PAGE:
Aloïse Corbaz, “Materdolorosa” (1922), graphite, ink, and colored pencil on card stock, 3.7 x 5.6 inches (photo by Sarah Baehler, Atelier de numérisation, Ville de Lausanne, courtesy Collection de l’Art Brut, Lausanne)

GENEVA — Chicken scratch. Senseless doodles. Back-of-the-envelope scribbles. Illegible jottings of all kinds.

Ever since prehistoric cave dwellers first used mineral pigments to craft images of their hands and rudimentary pictographs on their interior walls, humans have been compelled to make and leave their marks.

If the phenomenon of spoken and written language, with its capacity for telling stories and conveying complex ideas, distinguishes humans from other animals, then what are we to make of writing systems that are unrelated to any known language and that, even to informed specialists, make no sense at all? Do such transcribed “tongues” exist?

Hélène Smith (Catherine Élise Müller), “Alphabet” (date unknown), facsimile, handwritten notes on paper (photo by and courtesy of Bibliothèque de Genève)

They do, and, looking back over the broad span of art history, such fascinating modes of writing — or, perhaps more accurately, “writing” — have often been the invention of those imaginative autodidacts whose hard-to-classify creations have been recognized as art brut or outsider art. This is not to say that formally trained artists have not also conjured up unique “writing” systems — what linguists and graphic designers often refer to as “visible language” — as essential elements of their work.

Such so-called imaginary language is the subject of Scrivere Disegnando, an exhibition of more than 300 works produced by 93 trained and self-taught artists, which is on view through August 23, 2020, at the Centre d’Art Contemporain Genève in Geneva, Switzerland.

Co-curated by Andrea Bellini, the director of the art center, and by Sarah Lombardi, the director of the Collection de l’Art Brut (CAB), a museum in the nearby city of Lausanne, Scrivere Disegnando (translated by its organizers, from Italian, as “Writing by Drawing”) is the first-ever exhibition produced collaboratively by these two institutions. It brings together works that Bellini and his colleagues borrowed from various collections of modern and contemporary art, along with many loans that have rarely been exhibited before from the CAB, which holds the largest collection of art brut and outsider art in the world.

Scrivere Disegnando opened earlier this year but was forced to close temporarily due to the coronavirus pandemic. It is one of those exhibitions whose accompanying catalogue serves not only as a record of its themes and content, but also expands upon them, becoming a valuable reference in its own right.

Well-illustrated, packed with information about the lives and ideas of the artists whose works are on display in the show, and featuring essays by Bellini, Lombardi, the Swiss art historian Michel Thévoz (who was also the founding director of the Collection de l’Art Brut), and other contributors, Scrivere Disegnando has been published in separate French and English editions.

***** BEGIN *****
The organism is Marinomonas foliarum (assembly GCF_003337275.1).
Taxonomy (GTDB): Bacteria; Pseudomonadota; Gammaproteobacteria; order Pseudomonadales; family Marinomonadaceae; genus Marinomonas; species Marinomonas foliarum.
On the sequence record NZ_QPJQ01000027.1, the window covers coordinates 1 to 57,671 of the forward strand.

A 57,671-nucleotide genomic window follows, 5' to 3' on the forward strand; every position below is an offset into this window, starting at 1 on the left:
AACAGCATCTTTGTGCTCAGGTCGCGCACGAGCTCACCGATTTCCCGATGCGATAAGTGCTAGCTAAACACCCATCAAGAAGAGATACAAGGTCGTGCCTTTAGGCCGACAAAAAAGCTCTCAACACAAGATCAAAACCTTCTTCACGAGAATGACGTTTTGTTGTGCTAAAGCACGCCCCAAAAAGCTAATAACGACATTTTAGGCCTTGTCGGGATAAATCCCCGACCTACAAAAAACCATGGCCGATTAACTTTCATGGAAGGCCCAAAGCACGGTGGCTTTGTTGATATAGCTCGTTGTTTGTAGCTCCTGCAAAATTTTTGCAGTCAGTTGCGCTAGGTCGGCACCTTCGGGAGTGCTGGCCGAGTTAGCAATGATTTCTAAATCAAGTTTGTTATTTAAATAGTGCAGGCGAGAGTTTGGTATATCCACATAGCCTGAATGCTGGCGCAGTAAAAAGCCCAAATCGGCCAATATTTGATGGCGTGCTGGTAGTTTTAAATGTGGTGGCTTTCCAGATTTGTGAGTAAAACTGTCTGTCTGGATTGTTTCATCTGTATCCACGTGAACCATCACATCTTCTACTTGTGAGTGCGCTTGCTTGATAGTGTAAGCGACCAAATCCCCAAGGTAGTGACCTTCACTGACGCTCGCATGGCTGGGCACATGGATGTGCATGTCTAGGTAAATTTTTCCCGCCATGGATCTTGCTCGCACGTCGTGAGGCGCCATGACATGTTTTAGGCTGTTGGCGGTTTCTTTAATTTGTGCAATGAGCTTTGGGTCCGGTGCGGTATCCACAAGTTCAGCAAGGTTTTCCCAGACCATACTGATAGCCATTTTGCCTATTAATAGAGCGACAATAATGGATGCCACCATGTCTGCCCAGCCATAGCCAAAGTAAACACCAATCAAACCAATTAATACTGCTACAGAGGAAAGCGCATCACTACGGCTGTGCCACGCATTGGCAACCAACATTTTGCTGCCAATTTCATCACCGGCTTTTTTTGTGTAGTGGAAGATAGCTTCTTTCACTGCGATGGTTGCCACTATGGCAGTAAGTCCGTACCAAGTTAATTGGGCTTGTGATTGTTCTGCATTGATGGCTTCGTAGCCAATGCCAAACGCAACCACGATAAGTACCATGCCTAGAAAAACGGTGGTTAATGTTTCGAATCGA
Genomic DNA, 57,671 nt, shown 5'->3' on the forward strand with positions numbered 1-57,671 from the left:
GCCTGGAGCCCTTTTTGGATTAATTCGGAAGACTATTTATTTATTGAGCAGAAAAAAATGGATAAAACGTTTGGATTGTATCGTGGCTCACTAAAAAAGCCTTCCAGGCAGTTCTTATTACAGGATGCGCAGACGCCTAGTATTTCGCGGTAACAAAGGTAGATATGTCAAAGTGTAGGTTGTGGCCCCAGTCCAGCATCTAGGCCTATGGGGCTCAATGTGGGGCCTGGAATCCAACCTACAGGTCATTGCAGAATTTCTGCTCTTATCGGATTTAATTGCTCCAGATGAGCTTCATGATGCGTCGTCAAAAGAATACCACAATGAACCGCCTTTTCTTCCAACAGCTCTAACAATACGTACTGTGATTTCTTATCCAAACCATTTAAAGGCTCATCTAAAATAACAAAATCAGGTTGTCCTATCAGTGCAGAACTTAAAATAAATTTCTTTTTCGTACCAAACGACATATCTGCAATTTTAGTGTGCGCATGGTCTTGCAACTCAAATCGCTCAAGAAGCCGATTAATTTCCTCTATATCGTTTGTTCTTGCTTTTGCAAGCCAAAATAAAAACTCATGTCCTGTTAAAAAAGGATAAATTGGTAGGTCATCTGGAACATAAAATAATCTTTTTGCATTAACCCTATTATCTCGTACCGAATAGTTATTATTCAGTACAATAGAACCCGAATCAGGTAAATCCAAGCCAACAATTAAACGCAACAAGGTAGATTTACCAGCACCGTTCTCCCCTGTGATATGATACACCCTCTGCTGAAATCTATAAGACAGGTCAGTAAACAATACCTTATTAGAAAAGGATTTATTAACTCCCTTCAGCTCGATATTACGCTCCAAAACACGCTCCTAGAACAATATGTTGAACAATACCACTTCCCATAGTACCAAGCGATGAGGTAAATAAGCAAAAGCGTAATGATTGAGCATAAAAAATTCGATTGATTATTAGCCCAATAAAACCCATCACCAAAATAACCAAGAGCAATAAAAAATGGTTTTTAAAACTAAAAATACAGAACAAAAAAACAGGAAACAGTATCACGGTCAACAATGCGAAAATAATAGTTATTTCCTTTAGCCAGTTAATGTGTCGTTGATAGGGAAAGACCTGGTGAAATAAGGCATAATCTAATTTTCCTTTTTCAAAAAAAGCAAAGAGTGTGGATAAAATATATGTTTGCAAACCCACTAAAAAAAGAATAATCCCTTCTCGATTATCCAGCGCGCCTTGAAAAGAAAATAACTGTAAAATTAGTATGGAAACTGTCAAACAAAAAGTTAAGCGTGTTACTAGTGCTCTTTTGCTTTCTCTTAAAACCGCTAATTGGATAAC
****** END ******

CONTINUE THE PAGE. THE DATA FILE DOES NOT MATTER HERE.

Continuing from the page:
Irma Blank, “Eigenschriften, Spazio 52” (1970), pastel on paper, 27.56 x 19.69 inches (photo by Dario Lasagni, image courtesy the artist and P420, Bologna)

In his essay, Bellini points out that Scrivere Disegnando is neither another exhibition on the theme of blending texts and images in works of contemporary or outsider art, nor one that looks at the nature of writing per se. Instead, it intends to look at writing’s “shadow side,” that is, “writing that has abandoned its communicative function and moved into the realm of the illegible and unspeakable.”

Imaginary languages — or, more precisely, the representations of such languages — created by artists are, to use one of the catalogue’s buzzwords, “asemic”; they neither possess nor convey any semantic value. They might appear to be made up of “letters” or character strokes, “words,” and “sentences,” but whatever visible forms they might take, they are inherently without meaning, except, perhaps, to their makers.

Indeed, by e-mail, Lombardi observed, “Some of these artists invented imaginary languages and alphabets made up of signs and symbols that are unknown to us; however, they do have a sense or a meaning for their creators.”

Although, she noted, “a certain mystery and strangeness” characterizes these artists’ works, she feels that their imaginary languages are marked by “their own logic” and therefore sometimes appear to be “based on a system that renders them legible” — readable, that is, in ways that demand some imaginative thinking from viewers.

Take, for example, the creations of Catherine Élise Müller (1861-1929), a Swiss woman based in Geneva who, as a spiritualist medium, became known as “Hélène Smith.” In 1891, she attended her first séance, experienced hallucinations, and discovered her paranormal ability.

Between 1895 and 1900, Théodore Flournoy, a psychology professor at the University of Geneva, observed Smith’s automatic writing, trances, and claims about channeling the spirit of Marie Antoinette and being psychically transported to Mars. Smith “wrote” in hitherto unknown languages, including, she said, those of Mars and Uranus. Scrivere Disegnando features her drawings from her psychic voyages and her Martian texts, which Flournoy reproduced in a book he wrote about Smith, which was published in 1900.